Multi-American | How immigrants are redefining 'American' in Southern California

'They were expendable': Remembering the Irish immigrants of Duffy's Cut, 180 years later

A post several months ago told the story of dozens of Irish immigrant railroad workers who perished in 1832 in rural Pennsylvania, in a place called Duffy's Cut. Buried in a mass grave, they were long thought to have been victims of anti-immigrant vigilantes, a theory that has gained credibility in recent years after researchers unearthing their bones found signs of trauma.

Five men and one woman - believed to have been a washerwoman - were reburied on Friday with a ceremony in a Pennsylvania cemetery; another man, believed to have been named John Ruddy, will likely be reburied in a family plot in Ireland once tests confirm his identity.

It's a haunting story from a time when Irish immigrant laborers faced harsh discrimination, one that still resonates. The Irish Times interviewed William Watson, the historian who led the dig along with his brother, and has some details about the laborers' arrival in the U.S. long ago:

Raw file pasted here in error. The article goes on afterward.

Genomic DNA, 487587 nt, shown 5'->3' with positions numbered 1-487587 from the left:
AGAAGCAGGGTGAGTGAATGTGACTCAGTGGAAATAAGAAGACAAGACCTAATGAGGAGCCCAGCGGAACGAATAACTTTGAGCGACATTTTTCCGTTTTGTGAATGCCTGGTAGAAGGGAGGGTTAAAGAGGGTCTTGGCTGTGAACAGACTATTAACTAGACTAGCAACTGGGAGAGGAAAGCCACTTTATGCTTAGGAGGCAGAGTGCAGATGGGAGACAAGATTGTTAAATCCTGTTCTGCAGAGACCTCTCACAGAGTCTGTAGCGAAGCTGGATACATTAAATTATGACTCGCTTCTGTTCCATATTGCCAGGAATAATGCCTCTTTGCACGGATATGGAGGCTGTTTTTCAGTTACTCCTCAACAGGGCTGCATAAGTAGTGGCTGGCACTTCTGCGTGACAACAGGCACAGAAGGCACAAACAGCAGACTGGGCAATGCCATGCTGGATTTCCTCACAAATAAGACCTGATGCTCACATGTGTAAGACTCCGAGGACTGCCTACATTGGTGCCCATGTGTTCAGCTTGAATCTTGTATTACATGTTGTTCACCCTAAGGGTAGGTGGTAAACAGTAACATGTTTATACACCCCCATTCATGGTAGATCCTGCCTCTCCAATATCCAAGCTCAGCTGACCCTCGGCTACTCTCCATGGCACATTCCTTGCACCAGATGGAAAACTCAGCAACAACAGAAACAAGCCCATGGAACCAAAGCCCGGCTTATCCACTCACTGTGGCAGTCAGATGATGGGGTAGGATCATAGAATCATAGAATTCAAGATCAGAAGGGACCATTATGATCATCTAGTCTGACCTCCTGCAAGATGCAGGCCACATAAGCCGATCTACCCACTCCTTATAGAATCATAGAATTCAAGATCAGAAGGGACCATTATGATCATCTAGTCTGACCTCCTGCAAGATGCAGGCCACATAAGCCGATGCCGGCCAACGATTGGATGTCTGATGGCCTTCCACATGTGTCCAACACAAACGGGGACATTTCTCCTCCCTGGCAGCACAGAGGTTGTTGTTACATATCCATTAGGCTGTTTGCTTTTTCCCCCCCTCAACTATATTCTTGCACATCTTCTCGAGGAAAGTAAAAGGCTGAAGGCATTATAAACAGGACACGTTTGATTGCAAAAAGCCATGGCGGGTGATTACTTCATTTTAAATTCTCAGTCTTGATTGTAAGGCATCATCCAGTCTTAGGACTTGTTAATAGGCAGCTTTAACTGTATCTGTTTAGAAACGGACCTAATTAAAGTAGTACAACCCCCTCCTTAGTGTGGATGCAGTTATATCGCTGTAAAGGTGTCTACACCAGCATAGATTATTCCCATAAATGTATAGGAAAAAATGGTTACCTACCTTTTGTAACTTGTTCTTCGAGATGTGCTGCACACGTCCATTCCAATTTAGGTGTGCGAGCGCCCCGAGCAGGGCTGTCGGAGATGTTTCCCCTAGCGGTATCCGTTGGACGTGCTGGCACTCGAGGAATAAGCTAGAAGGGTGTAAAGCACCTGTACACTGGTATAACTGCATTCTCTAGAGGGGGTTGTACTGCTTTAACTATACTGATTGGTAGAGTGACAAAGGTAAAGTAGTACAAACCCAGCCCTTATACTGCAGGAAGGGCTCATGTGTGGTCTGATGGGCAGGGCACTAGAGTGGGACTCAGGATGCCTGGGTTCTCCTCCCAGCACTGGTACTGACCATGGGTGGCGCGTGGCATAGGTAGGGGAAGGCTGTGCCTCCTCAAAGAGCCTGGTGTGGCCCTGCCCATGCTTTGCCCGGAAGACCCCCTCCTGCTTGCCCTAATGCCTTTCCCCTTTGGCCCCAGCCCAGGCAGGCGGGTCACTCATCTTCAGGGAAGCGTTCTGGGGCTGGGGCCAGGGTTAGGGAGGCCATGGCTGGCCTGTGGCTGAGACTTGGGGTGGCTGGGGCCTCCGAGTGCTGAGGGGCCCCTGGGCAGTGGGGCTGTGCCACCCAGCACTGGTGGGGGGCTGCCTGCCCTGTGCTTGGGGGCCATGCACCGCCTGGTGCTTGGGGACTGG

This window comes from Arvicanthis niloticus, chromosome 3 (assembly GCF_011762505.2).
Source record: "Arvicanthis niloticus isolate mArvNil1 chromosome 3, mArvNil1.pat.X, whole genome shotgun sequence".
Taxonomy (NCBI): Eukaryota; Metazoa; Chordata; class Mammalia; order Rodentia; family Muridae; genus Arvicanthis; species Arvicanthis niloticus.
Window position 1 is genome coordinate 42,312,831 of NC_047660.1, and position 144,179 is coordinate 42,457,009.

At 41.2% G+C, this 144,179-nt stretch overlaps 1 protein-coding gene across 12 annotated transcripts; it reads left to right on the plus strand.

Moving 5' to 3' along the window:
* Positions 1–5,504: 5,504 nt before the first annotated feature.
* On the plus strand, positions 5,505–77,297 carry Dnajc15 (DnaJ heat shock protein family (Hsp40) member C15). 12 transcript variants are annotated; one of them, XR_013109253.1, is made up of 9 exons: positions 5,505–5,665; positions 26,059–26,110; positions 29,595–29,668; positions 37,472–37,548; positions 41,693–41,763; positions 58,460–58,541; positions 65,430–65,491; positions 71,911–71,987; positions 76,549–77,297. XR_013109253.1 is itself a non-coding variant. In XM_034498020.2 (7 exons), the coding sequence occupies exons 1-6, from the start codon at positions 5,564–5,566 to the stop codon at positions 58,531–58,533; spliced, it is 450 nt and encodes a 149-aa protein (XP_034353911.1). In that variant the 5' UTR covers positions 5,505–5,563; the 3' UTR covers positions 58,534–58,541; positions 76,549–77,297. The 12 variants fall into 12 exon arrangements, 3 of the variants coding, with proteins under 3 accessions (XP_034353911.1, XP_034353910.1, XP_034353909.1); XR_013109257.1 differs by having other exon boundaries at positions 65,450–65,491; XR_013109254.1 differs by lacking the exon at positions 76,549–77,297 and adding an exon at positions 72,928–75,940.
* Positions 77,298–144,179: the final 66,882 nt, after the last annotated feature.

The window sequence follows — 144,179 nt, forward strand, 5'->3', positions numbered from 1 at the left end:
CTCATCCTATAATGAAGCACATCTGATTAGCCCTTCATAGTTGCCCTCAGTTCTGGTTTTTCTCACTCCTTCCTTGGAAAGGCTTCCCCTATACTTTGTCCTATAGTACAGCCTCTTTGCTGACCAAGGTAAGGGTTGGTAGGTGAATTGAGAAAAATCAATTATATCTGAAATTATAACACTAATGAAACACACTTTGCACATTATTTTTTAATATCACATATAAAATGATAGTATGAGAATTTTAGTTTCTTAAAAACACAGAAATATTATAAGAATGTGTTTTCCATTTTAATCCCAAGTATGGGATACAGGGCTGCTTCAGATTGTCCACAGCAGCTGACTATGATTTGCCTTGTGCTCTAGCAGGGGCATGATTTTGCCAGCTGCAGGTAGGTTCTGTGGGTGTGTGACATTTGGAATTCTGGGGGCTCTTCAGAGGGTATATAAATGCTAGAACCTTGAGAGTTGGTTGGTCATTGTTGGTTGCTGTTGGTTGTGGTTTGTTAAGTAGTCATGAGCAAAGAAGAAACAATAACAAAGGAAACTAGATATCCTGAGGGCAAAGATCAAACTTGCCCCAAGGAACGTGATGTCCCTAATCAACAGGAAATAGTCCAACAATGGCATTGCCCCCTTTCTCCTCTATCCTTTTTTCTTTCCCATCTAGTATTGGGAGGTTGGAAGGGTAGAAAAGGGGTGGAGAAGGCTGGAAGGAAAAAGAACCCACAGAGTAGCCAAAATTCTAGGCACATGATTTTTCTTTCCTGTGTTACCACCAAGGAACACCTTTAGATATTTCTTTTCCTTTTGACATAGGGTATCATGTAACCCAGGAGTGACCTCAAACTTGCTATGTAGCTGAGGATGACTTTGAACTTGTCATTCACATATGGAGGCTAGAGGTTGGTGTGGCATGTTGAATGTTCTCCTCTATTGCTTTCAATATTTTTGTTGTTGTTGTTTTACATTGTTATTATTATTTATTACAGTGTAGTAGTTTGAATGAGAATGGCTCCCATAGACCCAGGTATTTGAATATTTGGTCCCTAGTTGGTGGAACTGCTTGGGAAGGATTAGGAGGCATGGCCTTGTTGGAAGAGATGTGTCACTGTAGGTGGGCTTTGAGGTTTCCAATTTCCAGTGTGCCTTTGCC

The story starts in 1828, when Irishman Philip Duffy won a contract to build Mile 59 of the Philadelphia-Columbus railway.

Mr Duffy enlisted "a sturdy looking band of the sons of Erin", according to an 1829 newspaper article. The men moved heavy clay, stones and shale from the top of a hill to an adjacent valley, hence the name Duffy"s Cut. They were poor, Irish-speaking Catholics who would have been paid "$10 to $15 a month, with a miserable lodging, and a large allowance for whiskey" according to a British historian of the time.

Cholera broke out and the workers" camp was quarantined. Some escaped but returned because the surrounding affluent Scotch-Irish population refused to help them.

"Of all the places in the world, this was the worst place for them to be," says Prof Watson, a descendant of Irish Catholic Donnellys and Scottish Protestant Watsons. "They were expendable. Because they were recently arrived Irishmen, they were assumed to be the cause of the epidemic. It was anti-Catholic, anti-Irish prejudice; white-on-white racism."

...Janet Monge, an anthropologist who worked on the project, found signs of violence at or near the time of death on all the remains.

"One of the skulls had a bullet hole," says Laura Kennedy, the curator of the Duffy"s Cut museum at Immaculata and one of 10 pall-bearers at yesterday"s ceremony. "Most of the wounds look like an axe blow or pick."

Read more at: